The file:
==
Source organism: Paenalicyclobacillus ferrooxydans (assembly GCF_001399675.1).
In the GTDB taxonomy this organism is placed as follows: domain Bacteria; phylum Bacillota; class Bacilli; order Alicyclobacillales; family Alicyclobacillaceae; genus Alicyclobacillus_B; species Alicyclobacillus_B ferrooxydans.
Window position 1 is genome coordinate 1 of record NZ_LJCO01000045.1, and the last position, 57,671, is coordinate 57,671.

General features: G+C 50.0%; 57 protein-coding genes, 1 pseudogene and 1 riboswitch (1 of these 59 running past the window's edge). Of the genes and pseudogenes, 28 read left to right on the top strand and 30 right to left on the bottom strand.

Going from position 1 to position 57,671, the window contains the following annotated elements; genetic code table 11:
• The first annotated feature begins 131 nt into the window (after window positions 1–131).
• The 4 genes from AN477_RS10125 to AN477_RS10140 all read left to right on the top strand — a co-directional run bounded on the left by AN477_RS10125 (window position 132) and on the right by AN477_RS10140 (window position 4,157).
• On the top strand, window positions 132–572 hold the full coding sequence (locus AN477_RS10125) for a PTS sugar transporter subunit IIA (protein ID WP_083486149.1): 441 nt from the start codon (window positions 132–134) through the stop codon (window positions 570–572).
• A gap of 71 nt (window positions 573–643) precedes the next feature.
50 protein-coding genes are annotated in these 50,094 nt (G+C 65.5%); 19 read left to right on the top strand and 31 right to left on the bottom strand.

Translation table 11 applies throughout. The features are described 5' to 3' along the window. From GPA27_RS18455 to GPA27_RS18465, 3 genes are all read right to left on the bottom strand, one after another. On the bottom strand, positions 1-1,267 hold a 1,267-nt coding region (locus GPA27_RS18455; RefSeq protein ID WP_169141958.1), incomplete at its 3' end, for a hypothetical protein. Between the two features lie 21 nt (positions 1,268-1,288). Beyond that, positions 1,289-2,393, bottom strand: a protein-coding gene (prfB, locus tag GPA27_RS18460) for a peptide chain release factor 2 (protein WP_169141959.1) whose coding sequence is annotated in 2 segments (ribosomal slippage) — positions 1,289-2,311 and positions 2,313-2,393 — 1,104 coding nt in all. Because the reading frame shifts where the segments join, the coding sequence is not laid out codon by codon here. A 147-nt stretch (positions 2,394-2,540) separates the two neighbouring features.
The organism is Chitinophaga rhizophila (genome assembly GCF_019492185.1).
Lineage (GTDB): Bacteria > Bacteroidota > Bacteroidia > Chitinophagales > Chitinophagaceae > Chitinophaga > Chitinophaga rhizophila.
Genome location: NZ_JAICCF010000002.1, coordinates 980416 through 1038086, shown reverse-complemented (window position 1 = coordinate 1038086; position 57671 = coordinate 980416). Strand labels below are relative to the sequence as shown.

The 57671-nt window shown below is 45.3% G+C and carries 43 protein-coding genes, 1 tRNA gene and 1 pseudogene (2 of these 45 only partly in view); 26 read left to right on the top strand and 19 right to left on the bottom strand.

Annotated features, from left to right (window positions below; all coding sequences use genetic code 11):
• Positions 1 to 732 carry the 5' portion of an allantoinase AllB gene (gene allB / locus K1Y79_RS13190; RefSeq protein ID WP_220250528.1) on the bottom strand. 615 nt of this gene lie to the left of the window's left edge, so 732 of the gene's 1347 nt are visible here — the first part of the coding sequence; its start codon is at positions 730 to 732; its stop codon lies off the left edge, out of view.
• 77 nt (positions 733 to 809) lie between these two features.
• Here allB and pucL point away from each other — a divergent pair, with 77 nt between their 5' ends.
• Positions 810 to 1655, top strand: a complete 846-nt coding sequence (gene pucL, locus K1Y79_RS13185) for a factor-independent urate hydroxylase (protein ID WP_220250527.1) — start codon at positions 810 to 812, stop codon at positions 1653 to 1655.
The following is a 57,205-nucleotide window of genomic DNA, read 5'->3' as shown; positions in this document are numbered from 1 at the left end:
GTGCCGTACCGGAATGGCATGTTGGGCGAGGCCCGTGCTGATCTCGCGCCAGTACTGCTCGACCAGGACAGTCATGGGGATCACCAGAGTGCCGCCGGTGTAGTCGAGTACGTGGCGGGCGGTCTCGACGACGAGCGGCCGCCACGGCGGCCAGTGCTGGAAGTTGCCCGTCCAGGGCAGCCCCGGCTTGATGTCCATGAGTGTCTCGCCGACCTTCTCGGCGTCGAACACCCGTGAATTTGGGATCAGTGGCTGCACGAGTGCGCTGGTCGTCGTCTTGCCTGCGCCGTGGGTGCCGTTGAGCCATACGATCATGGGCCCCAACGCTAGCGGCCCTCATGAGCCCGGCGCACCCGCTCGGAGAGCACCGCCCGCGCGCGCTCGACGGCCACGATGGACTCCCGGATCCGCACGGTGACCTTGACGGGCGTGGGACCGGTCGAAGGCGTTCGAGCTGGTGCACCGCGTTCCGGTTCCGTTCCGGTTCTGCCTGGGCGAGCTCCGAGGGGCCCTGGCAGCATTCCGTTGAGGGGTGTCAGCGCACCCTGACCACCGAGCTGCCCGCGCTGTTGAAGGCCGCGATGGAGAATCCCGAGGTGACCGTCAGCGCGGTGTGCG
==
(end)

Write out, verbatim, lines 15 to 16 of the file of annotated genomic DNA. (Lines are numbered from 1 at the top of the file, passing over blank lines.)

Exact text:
The 57671-nt window shown below is 45.3% G+C and carries 43 protein-coding genes, 1 tRNA gene and 1 pseudogene (2 of these 45 only partly in view); 26 read left to right on the top strand and 19 right to left on the bottom strand.

Annotated features, from left to right (window positions below; all coding sequences use genetic code 11):